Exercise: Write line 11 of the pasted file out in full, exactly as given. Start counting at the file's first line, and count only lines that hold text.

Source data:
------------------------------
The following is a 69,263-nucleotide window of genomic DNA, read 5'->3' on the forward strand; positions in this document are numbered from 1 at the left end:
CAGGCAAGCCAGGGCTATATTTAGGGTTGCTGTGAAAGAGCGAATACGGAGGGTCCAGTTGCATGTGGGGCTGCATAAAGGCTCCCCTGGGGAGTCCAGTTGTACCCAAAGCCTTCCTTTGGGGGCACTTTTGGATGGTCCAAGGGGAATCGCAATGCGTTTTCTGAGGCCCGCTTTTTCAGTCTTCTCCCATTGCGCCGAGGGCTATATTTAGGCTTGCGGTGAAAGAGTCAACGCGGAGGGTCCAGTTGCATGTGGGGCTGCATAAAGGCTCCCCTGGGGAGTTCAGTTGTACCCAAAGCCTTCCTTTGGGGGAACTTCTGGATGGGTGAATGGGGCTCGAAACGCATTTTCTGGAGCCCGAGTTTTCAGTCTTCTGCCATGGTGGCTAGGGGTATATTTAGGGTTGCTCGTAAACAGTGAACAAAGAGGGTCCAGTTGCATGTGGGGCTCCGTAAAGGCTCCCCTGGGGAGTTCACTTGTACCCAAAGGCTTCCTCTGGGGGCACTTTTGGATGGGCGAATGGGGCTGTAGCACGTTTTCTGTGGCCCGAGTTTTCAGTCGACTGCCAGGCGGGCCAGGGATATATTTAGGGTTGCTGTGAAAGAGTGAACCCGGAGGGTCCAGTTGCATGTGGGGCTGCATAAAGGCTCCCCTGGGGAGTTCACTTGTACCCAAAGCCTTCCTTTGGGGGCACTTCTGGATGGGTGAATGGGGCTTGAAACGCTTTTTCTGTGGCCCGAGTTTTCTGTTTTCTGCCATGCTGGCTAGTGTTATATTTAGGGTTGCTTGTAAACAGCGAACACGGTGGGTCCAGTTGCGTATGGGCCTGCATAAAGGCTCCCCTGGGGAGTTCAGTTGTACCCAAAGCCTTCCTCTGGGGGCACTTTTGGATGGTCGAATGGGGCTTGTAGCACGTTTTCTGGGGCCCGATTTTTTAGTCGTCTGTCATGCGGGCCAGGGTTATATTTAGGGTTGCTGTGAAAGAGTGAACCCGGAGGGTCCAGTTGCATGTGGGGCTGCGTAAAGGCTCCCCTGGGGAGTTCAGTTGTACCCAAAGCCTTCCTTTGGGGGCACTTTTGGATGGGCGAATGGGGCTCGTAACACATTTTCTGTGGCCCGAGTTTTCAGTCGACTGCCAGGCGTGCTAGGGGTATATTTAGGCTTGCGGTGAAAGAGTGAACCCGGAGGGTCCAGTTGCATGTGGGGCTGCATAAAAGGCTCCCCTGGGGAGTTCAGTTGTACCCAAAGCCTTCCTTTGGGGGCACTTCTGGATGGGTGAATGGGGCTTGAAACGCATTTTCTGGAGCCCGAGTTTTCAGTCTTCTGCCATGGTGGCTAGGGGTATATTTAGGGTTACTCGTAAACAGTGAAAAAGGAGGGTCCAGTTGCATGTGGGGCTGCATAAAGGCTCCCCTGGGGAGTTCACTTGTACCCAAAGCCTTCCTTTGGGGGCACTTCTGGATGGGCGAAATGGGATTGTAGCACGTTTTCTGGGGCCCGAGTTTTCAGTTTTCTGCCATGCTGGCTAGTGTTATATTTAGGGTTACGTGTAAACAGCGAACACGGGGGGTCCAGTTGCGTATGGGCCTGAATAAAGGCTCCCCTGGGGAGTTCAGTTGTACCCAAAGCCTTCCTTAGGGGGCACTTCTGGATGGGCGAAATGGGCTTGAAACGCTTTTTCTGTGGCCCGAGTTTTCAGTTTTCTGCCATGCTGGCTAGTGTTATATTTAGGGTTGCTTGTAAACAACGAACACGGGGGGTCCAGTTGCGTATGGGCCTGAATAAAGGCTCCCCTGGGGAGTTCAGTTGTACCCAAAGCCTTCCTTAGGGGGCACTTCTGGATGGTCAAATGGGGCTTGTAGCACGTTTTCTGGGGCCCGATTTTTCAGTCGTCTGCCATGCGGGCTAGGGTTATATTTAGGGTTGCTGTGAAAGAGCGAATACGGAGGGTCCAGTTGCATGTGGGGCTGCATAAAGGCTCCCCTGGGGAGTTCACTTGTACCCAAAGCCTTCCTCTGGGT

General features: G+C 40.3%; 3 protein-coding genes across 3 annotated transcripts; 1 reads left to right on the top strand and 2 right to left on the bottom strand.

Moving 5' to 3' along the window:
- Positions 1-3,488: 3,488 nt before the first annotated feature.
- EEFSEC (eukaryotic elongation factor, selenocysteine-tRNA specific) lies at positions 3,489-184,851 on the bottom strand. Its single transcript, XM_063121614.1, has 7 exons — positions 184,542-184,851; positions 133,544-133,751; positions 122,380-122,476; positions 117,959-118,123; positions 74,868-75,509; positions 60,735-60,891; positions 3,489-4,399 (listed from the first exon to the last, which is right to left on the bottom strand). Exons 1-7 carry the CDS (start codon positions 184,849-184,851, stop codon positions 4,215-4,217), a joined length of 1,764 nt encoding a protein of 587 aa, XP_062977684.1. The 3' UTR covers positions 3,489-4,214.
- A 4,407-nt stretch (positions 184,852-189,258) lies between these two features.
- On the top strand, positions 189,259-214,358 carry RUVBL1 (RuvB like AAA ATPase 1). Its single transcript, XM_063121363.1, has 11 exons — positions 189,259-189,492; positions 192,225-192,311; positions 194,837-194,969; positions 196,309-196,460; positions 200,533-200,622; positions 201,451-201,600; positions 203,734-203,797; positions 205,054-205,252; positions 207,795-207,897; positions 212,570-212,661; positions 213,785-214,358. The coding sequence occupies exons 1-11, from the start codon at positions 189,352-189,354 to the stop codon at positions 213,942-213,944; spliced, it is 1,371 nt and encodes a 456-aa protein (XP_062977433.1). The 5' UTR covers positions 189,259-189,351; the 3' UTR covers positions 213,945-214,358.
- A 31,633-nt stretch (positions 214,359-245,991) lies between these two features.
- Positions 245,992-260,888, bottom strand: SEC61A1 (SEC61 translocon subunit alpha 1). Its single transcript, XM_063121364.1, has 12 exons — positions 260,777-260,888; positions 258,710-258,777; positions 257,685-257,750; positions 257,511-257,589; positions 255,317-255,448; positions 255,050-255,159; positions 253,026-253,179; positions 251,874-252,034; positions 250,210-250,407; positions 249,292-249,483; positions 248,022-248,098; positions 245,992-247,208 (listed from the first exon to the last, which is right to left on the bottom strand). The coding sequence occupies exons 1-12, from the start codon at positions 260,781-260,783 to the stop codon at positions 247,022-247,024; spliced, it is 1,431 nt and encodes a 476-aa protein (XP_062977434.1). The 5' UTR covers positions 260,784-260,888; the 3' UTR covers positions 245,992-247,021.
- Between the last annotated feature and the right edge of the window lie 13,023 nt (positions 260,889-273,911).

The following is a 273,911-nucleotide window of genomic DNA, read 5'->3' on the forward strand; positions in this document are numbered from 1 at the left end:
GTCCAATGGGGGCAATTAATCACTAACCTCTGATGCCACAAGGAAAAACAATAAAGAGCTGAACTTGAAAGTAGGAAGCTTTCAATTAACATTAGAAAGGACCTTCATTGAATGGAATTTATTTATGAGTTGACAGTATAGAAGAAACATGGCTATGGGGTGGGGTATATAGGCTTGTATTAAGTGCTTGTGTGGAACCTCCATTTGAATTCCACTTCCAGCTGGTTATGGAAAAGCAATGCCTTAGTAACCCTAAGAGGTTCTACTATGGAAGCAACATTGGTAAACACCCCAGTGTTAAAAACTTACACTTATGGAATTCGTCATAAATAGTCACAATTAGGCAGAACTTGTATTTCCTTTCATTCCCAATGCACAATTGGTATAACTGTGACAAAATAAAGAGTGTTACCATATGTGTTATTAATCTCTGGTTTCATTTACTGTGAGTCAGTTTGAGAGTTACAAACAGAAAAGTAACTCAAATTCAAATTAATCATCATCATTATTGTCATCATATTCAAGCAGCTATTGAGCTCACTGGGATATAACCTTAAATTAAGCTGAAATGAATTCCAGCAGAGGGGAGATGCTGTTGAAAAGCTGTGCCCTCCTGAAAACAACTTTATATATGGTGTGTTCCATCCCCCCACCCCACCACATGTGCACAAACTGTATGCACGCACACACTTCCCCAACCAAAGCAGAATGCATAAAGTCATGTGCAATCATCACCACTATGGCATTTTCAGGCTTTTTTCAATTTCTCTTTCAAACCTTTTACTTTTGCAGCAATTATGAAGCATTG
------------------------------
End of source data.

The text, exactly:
- Between the last annotated feature and the right edge of the window lie 13,023 nt (positions 260,889-273,911).